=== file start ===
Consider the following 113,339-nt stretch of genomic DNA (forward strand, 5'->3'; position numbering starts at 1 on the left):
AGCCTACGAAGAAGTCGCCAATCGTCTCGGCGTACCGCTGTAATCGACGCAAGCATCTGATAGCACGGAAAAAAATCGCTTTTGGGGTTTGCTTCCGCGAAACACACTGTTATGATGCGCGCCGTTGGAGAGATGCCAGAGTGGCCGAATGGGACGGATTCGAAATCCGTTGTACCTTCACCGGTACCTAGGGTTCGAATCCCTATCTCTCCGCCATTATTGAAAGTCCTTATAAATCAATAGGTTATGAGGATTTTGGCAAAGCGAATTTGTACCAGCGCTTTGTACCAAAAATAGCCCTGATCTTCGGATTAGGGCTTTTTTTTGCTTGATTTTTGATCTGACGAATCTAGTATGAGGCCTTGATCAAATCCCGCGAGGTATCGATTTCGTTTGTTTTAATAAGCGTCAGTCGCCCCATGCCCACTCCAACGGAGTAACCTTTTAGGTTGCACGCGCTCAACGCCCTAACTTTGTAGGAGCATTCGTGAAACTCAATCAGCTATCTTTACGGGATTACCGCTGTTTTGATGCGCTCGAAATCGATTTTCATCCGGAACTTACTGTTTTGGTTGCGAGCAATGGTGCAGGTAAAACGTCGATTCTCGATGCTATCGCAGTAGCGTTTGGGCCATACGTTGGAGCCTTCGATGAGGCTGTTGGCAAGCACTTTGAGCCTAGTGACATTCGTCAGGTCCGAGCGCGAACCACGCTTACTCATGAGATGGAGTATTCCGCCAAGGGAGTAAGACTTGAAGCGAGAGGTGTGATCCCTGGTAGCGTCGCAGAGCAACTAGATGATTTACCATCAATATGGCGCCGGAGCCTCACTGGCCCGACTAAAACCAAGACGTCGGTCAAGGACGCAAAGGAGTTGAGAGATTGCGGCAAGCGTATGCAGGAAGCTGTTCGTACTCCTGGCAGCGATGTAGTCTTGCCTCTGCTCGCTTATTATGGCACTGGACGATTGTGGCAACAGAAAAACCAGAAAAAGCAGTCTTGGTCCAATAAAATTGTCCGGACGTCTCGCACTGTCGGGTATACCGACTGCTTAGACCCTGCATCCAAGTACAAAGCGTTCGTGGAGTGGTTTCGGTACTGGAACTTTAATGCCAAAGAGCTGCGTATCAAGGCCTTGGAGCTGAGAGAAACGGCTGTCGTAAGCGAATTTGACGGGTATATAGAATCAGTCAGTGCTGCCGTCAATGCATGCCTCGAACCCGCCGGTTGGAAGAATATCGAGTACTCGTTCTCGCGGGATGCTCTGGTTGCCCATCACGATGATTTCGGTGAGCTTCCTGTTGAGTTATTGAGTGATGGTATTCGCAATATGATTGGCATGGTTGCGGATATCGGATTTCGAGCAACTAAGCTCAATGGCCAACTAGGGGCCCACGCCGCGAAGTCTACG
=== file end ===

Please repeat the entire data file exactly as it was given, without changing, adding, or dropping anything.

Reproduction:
Consider the following 113,339-nt stretch of genomic DNA (forward strand, 5'->3'; position numbering starts at 1 on the left):
AGCCTACGAAGAAGTCGCCAATCGTCTCGGCGTACCGCTGTAATCGACGCAAGCATCTGATAGCACGGAAAAAAATCGCTTTTGGGGTTTGCTTCCGCGAAACACACTGTTATGATGCGCGCCGTTGGAGAGATGCCAGAGTGGCCGAATGGGACGGATTCGAAATCCGTTGTACCTTCACCGGTACCTAGGGTTCGAATCCCTATCTCTCCGCCATTATTGAAAGTCCTTATAAATCAATAGGTTATGAGGATTTTGGCAAAGCGAATTTGTACCAGCGCTTTGTACCAAAAATAGCCCTGATCTTCGGATTAGGGCTTTTTTTTGCTTGATTTTTGATCTGACGAATCTAGTATGAGGCCTTGATCAAATCCCGCGAGGTATCGATTTCGTTTGTTTTAATAAGCGTCAGTCGCCCCATGCCCACTCCAACGGAGTAACCTTTTAGGTTGCACGCGCTCAACGCCCTAACTTTGTAGGAGCATTCGTGAAACTCAATCAGCTATCTTTACGGGATTACCGCTGTTTTGATGCGCTCGAAATCGATTTTCATCCGGAACTTACTGTTTTGGTTGCGAGCAATGGTGCAGGTAAAACGTCGATTCTCGATGCTATCGCAGTAGCGTTTGGGCCATACGTTGGAGCCTTCGATGAGGCTGTTGGCAAGCACTTTGAGCCTAGTGACATTCGTCAGGTCCGAGCGCGAACCACGCTTACTCATGAGATGGAGTATTCCGCCAAGGGAGTAAGACTTGAAGCGAGAGGTGTGATCCCTGGTAGCGTCGCAGAGCAACTAGATGATTTACCATCAATATGGCGCCGGAGCCTCACTGGCCCGACTAAAACCAAGACGTCGGTCAAGGACGCAAAGGAGTTGAGAGATTGCGGCAAGCGTATGCAGGAAGCTGTTCGTACTCCTGGCAGCGATGTAGTCTTGCCTCTGCTCGCTTATTATGGCACTGGACGATTGTGGCAACAGAAAAACCAGAAAAAGCAGTCTTGGTCCAATAAAATTGTCCGGACGTCTCGCACTGTCGGGTATACCGACTGCTTAGACCCTGCATCCAAGTACAAAGCGTTCGTGGAGTGGTTTCGGTACTGGAACTTTAATGCCAAAGAGCTGCGTATCAAGGCCTTGGAGCTGAGAGAAACGGCTGTCGTAAGCGAATTTGACGGGTATATAGAATCAGTCAGTGCTGCCGTCAATGCATGCCTCGAACCCGCCGGTTGGAAGAATATCGAGTACTCGTTCTCGCGGGATGCTCTGGTTGCCCATCACGATGATTTCGGTGAGCTTCCTGTTGAGTTATTGAGTGATGGTATTCGCAATATGATTGGCATGGTTGCGGATATCGGATTTCGAGCAACTAAGCTCAATGGCCAACTAGGGGCCCACGCCGCGAAGTCTACG